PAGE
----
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Help me compell my local police department to enforce the law
September 8, 2007 11:40 AM   Subscribe

Can I make my town police department enforce the drunk & disorderly conduct law?

I live in a small town, and my neighbors and I are often woken up by loud drunks leaving the nearby bar at closing time. Most of the time we have to put up with yelling and screaming, sometimes there are fights, and I'm quite sure that some of the people revving their engines and squealing their tires are drunk driving.

We live in an otherwise VERY QUIET neighborhood, with lots of families with small children. Our town police department does not seem interested in addressing the issue (sometimes they don't even come when we call in a noise complaint). They'd rather hang out on the main road and issue speeding tickets.

What are my options here? Is there anything I can do to compel our small-town police force to enforce the drunk & disorderly conduct law that is on the books, maybe even arrest a few people to send a message that the behavior won't be tolerated?
posted by man on the run to Law & Government (12 answers total) 1 user marked this as a favorite
 
Write, call, stop by the police chief and elected officials, the beat cops go where the shiny shields tell them. If you make it an issue with the chief and mayor/council members you'll make it an issue for the beat cops.

This is especially effective when they campaign for re-election. It doesn't take many people in a small town not having their issues addressed for it to become important to the elected officials and the chief of police.
posted by iamabot at 11:50 AM on September 8, 2007 [1 favorite]


I would suggest sending a nice, detailed letter that indicates your frustration with your local police to the State Attorney General's office.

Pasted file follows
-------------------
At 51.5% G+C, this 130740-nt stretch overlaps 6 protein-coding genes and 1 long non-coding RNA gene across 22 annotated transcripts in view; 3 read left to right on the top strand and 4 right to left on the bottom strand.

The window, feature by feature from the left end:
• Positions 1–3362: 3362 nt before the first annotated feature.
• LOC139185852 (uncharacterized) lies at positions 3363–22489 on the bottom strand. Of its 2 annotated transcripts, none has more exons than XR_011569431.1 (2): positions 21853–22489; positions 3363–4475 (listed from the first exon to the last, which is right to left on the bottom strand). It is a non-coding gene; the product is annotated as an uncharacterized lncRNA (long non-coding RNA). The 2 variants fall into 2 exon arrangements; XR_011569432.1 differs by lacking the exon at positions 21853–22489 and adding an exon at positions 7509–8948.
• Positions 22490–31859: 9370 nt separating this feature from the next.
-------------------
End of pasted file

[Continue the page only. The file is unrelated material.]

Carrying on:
If this letter is signed by other voters/citizens from the neighborhood it might trigger some sort of positive action.
posted by cinemafiend at 12:29 PM on September 8, 2007


Take iambot's advice and find sympathetic neighbors who can repeat this behavior as well.
posted by mmascolino at 12:30 PM on September 8, 2007


Try contacting the local media, often times a bit of publicity if what the authorities need to make them act. Also, try complaining to the local licensing authority. If they get enough complains and it threatens the bars license then the bar may start trying to be a better neighbour.
posted by zaphod at 12:50 PM on September 8, 2007


What kind of town government do you have? Do you have aldermen, a town council, a town meeting, a mayor? You could talk to the chief of police, but also consider talking to other elected officials if the chief of police doesn't do anything about it.

If your neighbors are also concerned, write a group letter and send it to the police chief requesting a meeting. If that doesn't help, tell the local paper about it.
posted by alms at 1:15 PM on September 8, 2007


and the first time you see them dealing with it, send a cake or something small nice over to the following shift thanking them for their community service. works wonders.
posted by krautland at 1:41 PM on September 8, 2007